So, only two months in and I’m already behind on this, I’ve got to stick with it though, my aim is to publish these within the first week of the month, and I must try harder next time. Anyway, a couple of years ago I wrote a piece about what I considered my top ten movie “blind spots” – the most famous movies I had never seen. At the end of the list I wrote down a couple of names of famous directors who I hadn’t seen any films from, one of whom was acclaimed Iranian auteur Abbas Kiarostami. I had intended seeing all my blind spots to be a challenge for the following year but then unfortunately forgot all about it, though I might resurrect that post next month. I did want to include Kiarostami in my ‘director months’ project though, particularly after his death last year led to a number of articles highlighting his work, reminding me just how respected he was among critics and fellow directors.
I thought the most obvious film to start with for Kiarostami was Taste of Cherry (Header Picture), probably his most famous film which won the prestigious Palme d‘Or at the 1997 Cannes Film Festival. I’ve seen a handful of Iranian films before and know that, even though the country has produce a number of highly acclaimed directors, they are required to work within strict guidelines of approval by the government and face punishment otherwise. From what little I’ve seen, I believe this leads to some of the countries films being more elusive and ambiguous with their messages.
Taste of Cherry is certainly in line from what I’d come to associate with Iranian cinema, it’s a quiet, slow paced minimalist film that lacks any soundtrack. It follows a man named Badii (Homayoun Ershadi) as he drives around the dusty roads around Tehran looking to employ someone for a one off job. We soon learn that the job in question is to bury him; he intends to commit suicide and has a grave prepared already, but he required someone to cover his body after he has died. Despite this potentially unwelcoming premise, coupled with the film’s stripped-down, possibly alienating style, I found Taste of Cherry immediately intriguing. I can understand how one might feel frustration with the fact that the film continues to be elusive with Badii’s motives for wanting to die, but his, mostly unsuccessful conversations with those he meets in his quest were most interesting, as indeed was the general feeling of being immersed in this landscape I knew very little about. I’m not quite at the level of declaring Taste of Cherry to be the masterpiece many consider it after just one viewing, and I didn’t find it’s fourth-wall breaking end sequence to add anything much, but overall I’m very positive on this fascinating piece of world cinema.
I unfortunately cannot say the same thing about the second Kiarostami film I chose, a more recent work; 2010’s Certified Copy. Unlike the uniquely specific placement of Taste of Cherry, Certified Copy has far more of an international feel; it’s a French-Iranian co-production set in Italy. The film bares a surface similarity to some of Richard Linklater’s work in that t essentially revolves around 2 people, a successful British writer (opera singer William Shimell) and an unnamed French woman (Juliette Binoche), walking around Tuscany and talking with each other, after meeting at a presentation of his latest book. It’s tough to say exactly why, but I found this film very hard to connect with for the most part, the ambiguous nature of the characters and their relationship this time coming across as a negative rather than increasing my interest, a fact not especially helped by them sometimes switching between French and English. In the third act of the film their dialogue reaches some more poignant and insightful exchanges on the nature of relationships but on the whole, I can’t say I was too fond of the film upon first viewing.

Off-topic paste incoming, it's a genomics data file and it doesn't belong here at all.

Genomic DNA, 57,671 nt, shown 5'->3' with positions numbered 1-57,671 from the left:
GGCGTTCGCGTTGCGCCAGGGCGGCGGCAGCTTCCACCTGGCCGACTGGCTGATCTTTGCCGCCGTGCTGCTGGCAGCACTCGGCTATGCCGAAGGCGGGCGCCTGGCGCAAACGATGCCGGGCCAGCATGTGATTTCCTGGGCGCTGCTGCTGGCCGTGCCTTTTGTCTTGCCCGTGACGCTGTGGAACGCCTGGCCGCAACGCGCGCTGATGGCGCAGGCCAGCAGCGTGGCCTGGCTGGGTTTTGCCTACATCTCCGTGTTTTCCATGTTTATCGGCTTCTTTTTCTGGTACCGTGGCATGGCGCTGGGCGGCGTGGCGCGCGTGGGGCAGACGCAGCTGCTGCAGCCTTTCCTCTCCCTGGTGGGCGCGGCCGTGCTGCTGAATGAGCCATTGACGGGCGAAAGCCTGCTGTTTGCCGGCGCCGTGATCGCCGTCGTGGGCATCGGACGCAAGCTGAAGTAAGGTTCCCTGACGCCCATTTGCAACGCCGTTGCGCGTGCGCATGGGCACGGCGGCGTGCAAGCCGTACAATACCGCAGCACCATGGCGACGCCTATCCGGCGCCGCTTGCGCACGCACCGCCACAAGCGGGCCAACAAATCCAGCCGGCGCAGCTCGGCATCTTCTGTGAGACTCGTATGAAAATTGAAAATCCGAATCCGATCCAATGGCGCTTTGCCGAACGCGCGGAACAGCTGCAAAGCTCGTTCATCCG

For my third choice I wanted another Iran-set film so went with The Wind Will Carry Us, Kiarostami’s 1999 follow-up to Taste of Cherry. In a similar manner to Taste of Cherry, what I found most interesting was the setting and atmosphere of the film; which follows a group of engineers as they travel to a remote village and observe a highly unusual funeral ritual. The style employed between the two films is quite comparable, but The Wind Will Carry Us is more immediately alienating, partly due to the film’s protagonists being unsure of what exactly they are observing in the village. It continues to be an immersive, if still puzzling experience of quiet beauty however, examining a little seen corner of the world.
The film I had most wanted to see for this month was arguably Kiarostami’s most acclaimed work; Close-Up but I was unable to locate a copy, I still with to seek that out, and even though I wasn’t so high on all the films here, and found them trickier to write about, I’m glad to have at least some greater knowledge and appreciation of Kiarostami’s cinema.